First of all, I am far from a “loser”…. secondly, you’re a POS for really commenting that. LOL!! I guess you are one of the ones with no place to sleep. . . .

I am letting my house go because I was unaware of the codes and regulations that the city has where I moved to. Therefore, I bought a new home before this one foreclosed. I was served yesterday with the papers. What happens next is all I am concerned about knowing….

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margate27 August 8, 2014 at 2:37 pm

Our foreclosed home was sold at auction to a third party bidder. We have to vacate in 30 days. My questions are: Property is still in my name & nothing has been filed yet to switch it over (I checked with Clerk of Court). Can new owner start working on house and/or am I liable for any accidents, etc., if new owner doesn’t take my name off of property. Any help would be greatly appreciated. Thanks:)

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Pat Stawecki March 31, 2014 at 12:21 pm

I lost my house to foreclosure for back taxes. The house was paid in full. No mortgage on it. The city bought the house from the county. Should I get any monies that the city sells the house for? The amount of back taxes was around $8,000.00. The city has the house listed for $35.000.00. What do I do on my taxes? Can I file a loss? I didn’t receive any paperwork after the foreclosure. I really don’t know what to do. PLEASE HELP. I am really struggling with finances. I don’t have any money to get an attorney and I don’t know if there is anyone I should ask these questions. PLEASE let me know if you know who an help me out. The house is in Roseville, Michigan.

Thank You So Much.
Pat

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skip May 5, 2014 at 9:25 pm

Hi Pat- Go to legal aid which is free if you are under a certain income level. There are several legal aid services listed for your area on the web. When you call, ask if they are the COUNTY legal aid, because they are the ones that are free. There may be others advertising as legal aid but they are not free. Usually, you are entitled to any excess after a sale, but that may vary according to the county or city involved. They may forget to send it to you, so you may have to apply for it. Call and ask the question. There are different taxes too, there are school, county and city, so find out if you are dealing with just the city or other agencies also.

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Michigancheryl July 7, 2014 at 7:01 am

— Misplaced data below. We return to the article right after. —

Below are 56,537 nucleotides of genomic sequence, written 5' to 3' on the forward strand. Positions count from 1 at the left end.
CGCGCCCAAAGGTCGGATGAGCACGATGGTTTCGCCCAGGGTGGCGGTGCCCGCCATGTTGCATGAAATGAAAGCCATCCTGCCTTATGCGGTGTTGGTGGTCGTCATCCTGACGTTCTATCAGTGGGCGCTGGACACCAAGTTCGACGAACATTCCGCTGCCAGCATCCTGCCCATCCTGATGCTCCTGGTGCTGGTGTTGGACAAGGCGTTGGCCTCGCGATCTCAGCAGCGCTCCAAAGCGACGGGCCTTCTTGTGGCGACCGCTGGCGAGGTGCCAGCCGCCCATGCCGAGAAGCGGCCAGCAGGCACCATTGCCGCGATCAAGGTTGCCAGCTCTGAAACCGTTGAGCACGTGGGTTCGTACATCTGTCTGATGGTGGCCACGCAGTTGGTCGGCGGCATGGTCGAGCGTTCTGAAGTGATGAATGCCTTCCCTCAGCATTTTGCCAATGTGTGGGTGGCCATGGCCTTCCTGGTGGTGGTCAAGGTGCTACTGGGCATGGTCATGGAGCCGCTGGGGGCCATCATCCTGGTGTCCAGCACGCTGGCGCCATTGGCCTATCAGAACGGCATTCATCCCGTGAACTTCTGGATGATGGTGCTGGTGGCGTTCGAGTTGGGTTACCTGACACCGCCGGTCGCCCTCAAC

The counties want to work with you to catch up on your taxes. Call and be your own advocate.

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Henri Wallace March 26, 2014 at 4:04 pm

I moved out of my home in 2009 because my mortgage went from $1500.00 to $2500.00. In 2011 I filed bankruptcy. I got a letter from the mortgage company saying they foreclosed on the house. Why is my name still on the house? What can I do to get my name removed from the house? Should I just call the mortgage company or is there something else I should do?

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mpg274 January 31, 2014 at 7:26 pm

I discharged my mortgage through chapter 7. The house foreclosed and now I’m getting a 1099-A, what does that mean? What do I need to do?

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Sug February 10, 2014 at 10:01 am

IRS.gov cancellation of debt search & foreclosure

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LORIE LEMON August 22, 2014 at 10:53 am

I am in that same boat my house is abandon, someone took everything out of the house tax not paid up 5,000 I went to court for six mouth saying the house was not ours anymore they said it was my house told me to keep the yard up so all these years I have someone keeping the yard up so filing a chapter 7 would be the best thing to do I know about the 1099-A Abandon but when do I file that.

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Grace January 28, 2014 at 12:10 am

My house was foreclosed in 2011 and I just received a letter from the second mortgage asking me to pay them back? I found a tax document that shows 2nd mortgage was canceled by BOA. I sent the copy of the Tax document and now I received an other letter. asking the same debt? Can they come I never signed any document with BOA my original loan was with Countywide.

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christi May 6, 2014 at 1:16 am

I hate country wide. My house went from $1,400 to $2,300 just out of the blue and when we called to ask why so much. They pretty much said pay it or get out. They did this to alit of people and all they got was a slap on the wrist and a promise they won’t do it again. Jerks

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kathy meyer January 10, 2014 at 8:26 am